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Students at the Josef Korbel School of International Studies and community members at the University of Denver were invited to gain greater insight into an important but little understood international issue during a panel discussion at the Sie Cheou-Kang Center for International Security and Diplomacy.

The discussion, titled “The ISIS Crisis-What should the U.S. do about the 'Islamic State'?” was moderated by Danny Postel, associate director of the School's Center for Middle East Studies and included the following panelists:

  • Christopher Hill, Dean of the Josef Korbel School, former U.S. Ambassador to Iraq, author of Outpost: Life on the Frontlines of American Diplomacy
  • Deborah Avant, Director of the Sie Cheou-Kang Center for International Security and Diplomacy, Josef Korbel School, author of The Market for Force
  • Nader Hashemi, Director of the Center for Middle East Studies, Associate Professor of Middle East and Islamic Politics, Josef Korbel School, co-editor of The Syria Dilemma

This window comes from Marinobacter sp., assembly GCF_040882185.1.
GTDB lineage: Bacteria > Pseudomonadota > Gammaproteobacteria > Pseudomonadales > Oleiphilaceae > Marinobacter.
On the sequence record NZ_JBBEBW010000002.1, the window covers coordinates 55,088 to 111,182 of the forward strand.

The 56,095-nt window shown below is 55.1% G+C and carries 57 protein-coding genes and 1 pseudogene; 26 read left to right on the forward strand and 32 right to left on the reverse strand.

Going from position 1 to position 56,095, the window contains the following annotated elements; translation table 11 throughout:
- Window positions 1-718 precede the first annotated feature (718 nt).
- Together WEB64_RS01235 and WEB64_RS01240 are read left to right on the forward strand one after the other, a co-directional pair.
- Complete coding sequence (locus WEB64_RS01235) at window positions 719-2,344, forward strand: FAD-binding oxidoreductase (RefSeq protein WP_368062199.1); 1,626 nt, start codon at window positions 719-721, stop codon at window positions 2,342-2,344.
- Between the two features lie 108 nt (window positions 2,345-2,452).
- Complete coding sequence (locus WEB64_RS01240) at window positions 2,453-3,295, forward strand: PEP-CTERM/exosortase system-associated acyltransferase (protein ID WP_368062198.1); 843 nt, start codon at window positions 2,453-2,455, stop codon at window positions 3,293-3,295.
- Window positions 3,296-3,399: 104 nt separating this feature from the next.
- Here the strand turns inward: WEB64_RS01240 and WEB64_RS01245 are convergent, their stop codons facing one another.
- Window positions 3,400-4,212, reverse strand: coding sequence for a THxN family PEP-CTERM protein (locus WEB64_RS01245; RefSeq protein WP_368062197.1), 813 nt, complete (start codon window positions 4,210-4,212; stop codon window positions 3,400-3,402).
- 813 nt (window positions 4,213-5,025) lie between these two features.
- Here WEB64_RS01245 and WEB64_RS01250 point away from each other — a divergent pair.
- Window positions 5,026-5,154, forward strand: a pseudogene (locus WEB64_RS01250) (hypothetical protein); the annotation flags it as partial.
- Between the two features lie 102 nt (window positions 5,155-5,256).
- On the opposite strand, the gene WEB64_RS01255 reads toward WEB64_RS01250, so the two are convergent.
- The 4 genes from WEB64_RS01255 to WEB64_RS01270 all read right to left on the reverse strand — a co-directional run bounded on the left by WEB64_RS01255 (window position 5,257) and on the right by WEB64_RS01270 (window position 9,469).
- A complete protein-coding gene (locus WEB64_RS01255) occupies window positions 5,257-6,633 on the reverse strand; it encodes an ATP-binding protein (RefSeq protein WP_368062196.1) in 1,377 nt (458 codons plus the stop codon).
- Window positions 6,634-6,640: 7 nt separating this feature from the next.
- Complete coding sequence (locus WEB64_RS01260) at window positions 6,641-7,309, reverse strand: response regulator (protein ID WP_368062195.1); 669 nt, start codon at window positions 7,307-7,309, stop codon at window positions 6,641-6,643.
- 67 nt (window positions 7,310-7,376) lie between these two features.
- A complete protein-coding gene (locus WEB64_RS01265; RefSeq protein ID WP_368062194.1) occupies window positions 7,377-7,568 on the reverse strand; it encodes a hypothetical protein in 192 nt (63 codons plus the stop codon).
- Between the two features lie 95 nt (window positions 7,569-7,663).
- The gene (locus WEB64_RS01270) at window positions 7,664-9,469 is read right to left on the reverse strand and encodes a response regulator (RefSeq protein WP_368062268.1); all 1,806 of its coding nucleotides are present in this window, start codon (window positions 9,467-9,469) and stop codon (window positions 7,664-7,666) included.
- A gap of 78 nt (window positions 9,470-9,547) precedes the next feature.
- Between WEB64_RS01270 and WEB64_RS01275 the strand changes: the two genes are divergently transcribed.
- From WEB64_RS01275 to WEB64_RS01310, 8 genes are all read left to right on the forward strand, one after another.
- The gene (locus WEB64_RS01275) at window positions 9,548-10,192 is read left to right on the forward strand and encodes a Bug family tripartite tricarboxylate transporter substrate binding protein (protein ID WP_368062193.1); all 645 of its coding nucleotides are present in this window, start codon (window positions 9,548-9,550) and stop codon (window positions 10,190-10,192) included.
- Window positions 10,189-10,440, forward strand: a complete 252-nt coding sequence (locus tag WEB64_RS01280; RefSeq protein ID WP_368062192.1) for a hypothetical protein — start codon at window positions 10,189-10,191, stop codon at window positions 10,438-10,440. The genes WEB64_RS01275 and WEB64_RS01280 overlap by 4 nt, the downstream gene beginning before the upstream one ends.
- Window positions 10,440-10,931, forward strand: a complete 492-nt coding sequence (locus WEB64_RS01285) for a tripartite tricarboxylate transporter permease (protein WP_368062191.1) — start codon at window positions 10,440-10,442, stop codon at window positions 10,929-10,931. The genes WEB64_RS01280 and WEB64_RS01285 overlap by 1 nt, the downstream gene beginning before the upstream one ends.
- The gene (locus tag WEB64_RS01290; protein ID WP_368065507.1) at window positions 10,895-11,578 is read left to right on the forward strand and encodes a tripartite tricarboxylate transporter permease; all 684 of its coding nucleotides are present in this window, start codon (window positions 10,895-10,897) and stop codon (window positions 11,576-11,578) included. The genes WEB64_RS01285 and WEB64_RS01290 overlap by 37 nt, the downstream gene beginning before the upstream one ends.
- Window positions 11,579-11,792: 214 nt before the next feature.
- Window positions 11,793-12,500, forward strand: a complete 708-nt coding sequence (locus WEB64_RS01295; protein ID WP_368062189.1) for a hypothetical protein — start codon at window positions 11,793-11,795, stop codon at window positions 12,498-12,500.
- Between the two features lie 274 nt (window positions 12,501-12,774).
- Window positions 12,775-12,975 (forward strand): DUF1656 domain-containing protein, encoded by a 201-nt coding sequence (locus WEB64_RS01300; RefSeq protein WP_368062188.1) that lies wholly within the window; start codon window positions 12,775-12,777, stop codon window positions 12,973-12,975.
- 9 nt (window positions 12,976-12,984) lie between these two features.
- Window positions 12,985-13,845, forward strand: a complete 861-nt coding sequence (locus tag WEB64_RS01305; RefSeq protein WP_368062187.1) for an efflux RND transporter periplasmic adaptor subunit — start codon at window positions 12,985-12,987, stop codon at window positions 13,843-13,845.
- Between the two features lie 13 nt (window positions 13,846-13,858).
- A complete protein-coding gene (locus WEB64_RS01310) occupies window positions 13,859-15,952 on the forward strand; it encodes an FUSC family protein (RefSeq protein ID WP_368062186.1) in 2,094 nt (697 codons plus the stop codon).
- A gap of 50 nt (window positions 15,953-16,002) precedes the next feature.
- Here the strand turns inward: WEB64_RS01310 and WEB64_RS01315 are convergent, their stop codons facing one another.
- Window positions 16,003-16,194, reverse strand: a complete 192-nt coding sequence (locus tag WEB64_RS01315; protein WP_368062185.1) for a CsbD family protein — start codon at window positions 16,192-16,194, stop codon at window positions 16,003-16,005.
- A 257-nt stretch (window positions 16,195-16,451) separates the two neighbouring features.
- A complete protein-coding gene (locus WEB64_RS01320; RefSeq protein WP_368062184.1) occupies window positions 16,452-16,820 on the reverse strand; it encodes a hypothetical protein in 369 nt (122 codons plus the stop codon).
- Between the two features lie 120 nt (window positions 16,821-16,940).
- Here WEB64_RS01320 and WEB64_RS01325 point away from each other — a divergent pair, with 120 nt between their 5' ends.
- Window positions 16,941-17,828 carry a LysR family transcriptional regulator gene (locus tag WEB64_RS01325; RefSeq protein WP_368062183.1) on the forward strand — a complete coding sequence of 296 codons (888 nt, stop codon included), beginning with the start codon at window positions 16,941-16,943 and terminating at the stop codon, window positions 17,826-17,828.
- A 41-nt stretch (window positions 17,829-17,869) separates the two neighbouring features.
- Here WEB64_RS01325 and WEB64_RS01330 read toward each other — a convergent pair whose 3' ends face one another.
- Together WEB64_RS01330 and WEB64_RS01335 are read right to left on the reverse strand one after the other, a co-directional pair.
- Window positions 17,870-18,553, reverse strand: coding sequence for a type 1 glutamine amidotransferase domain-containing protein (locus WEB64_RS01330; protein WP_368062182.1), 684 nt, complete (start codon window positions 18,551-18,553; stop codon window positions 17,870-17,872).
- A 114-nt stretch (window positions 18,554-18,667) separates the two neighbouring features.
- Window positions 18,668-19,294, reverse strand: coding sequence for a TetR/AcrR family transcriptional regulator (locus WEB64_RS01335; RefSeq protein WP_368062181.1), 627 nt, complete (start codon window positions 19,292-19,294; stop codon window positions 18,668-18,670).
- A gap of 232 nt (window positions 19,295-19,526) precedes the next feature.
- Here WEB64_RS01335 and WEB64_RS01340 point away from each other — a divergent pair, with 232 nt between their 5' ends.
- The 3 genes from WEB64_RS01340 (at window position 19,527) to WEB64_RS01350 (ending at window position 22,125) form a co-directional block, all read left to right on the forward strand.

Hashemi opened the panel by discussing some of the causes that brought about this most recent crisis in the region.

“The single biggest driver of the kind of criminal Islamist extremism that we are seeing today is predicated on this ongoing and systematic humiliation of hundreds of millions of Arab men and women who generation after generation find that in their own societies they are unable to achieve full humanity or reach their full potential or exercise their full powers of thought and creativity and basic citizenship rights,” Hashemi said.

Avant spoke of ISIS allies and recruitment tactics and who the organization aims to recruit. “For the Western audiences the [recruitment] videos promise self fulfillment. They talk about Jihad as a cure for the depression that comes along with just focusing on your big car and not having meaning or purpose in your life.”

Those in attendance were able to make the most out of the opportunity to further their understanding of the region during a question and answer session. Panelists were asked to comment on a number of topics, including US relations with Russia, Israel and Iran.

“This is probably the most difficult crisis in the Middle East, certainly since the U.S. invasion of Iraq back over ten years ago. And I think it is quite appropriate that we have a discussion about it here.” said Hill.

A video transcript of the event will be posted on the DU Center for Middle East Studies YouTube page at